Blog: professionalism under pressure

15 June 2016

Many of you will have read recent articles in the Guardian and pharmacy media about pressures experienced by pharmacy professionals working in community pharmacies.

We recognise that pharmacy professionals working in a wide variety of roles and settings will experience significant challenges in trying to provide high quality care to patients and the public while dealing with limited resources or other pressures.

Indeed, we never seem to hear of healthcare professionals working in fully optimal circumstances without resource constraints of one kind or another. Some of the challenges facing professionals in NHS organisations, including financial pressures and targets, were recently highlighted again in the latest Nuffield Trust’s Health Leaders Survey, published last week, which warned of poor morale among staff and looming shortages in key areas within the NHS in England.

Pharmacy professionals working in community pharmacy face different pressures as the businesses in which they work seek to generate income and manage their costs. This reality highlights one of the reasons why society looks to professionals to act professionally, counting on them to put patients’ interests above the interests of others (including professionals themselves and their employers). This can be very hard and easy answers are thin on the ground. If these situations were easy we wouldn’t need professionals to handle them.

It’s also true that a range of other people have a part to play. Employing organisations have a responsibility to provide a working environment in which professionals can behave professionally. This requirement is clearly set out in our Standards for registered pharmacies. We as the regulator have a responsibility to set standards for pharmacy professionals and registered pharmacies that promote safe and effective care for patients and the public. And we use our inspection powers to assess how well pharmacy owners are achieving the standards for registered pharmacies. A great deal of the information which informs these assessments comes from responsible pharmacists themselves, and other individual team members. And there are roles for other key organisations and groups too, including educators and professional bodies in providing support to help make sure professionals (including superintendents and responsible pharmacists) are both competent and confident to challenge management where needed, and to raise concerns where their challenge is not heard or acted upon.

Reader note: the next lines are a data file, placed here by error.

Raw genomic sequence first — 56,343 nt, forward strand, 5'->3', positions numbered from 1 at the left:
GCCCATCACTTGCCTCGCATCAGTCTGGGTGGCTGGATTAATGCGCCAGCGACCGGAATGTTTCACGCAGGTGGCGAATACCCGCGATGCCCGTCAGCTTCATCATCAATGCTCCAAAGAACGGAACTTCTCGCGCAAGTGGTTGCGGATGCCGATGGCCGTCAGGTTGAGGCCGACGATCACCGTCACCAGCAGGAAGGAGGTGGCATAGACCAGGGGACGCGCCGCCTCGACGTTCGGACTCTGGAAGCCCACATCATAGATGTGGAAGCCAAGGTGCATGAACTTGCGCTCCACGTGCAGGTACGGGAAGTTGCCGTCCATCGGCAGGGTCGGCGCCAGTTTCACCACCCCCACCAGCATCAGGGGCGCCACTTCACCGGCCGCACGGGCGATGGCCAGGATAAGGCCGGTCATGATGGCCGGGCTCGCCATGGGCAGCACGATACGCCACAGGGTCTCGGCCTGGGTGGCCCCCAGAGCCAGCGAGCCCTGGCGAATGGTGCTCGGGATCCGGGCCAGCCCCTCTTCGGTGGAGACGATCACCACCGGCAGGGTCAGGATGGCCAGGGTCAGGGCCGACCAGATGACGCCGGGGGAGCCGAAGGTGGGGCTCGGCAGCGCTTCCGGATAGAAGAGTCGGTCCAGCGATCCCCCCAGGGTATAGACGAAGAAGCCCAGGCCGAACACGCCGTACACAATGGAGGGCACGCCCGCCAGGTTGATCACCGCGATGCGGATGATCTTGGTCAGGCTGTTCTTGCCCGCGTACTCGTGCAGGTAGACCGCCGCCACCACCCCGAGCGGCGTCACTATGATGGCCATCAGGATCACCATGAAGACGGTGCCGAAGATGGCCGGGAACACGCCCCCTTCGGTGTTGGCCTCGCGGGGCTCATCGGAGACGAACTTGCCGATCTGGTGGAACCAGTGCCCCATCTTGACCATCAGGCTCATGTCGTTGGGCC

We have recently reviewed the survey results shared with us by the Pharmacists’ Defence Association, which had asked its members about pressures they face in the workplace. The survey and accompanying anonymous case studies highlight a number of issues which we and others need to understand better. A wide range of views and comments have also followed, which we also need to get to the bottom of. This is why we are arranging a seminar in October, to be chaired by Professor Nairn Wilson, a distinguished professional leader from outside pharmacy. We want to create an opportunity for all of us – regulators, the NHS, companies, professionals and representative bodies to consider these complex and challenging issues in depth, to inform the work we have to do individually and collectively. Read more on professionalism under pressure.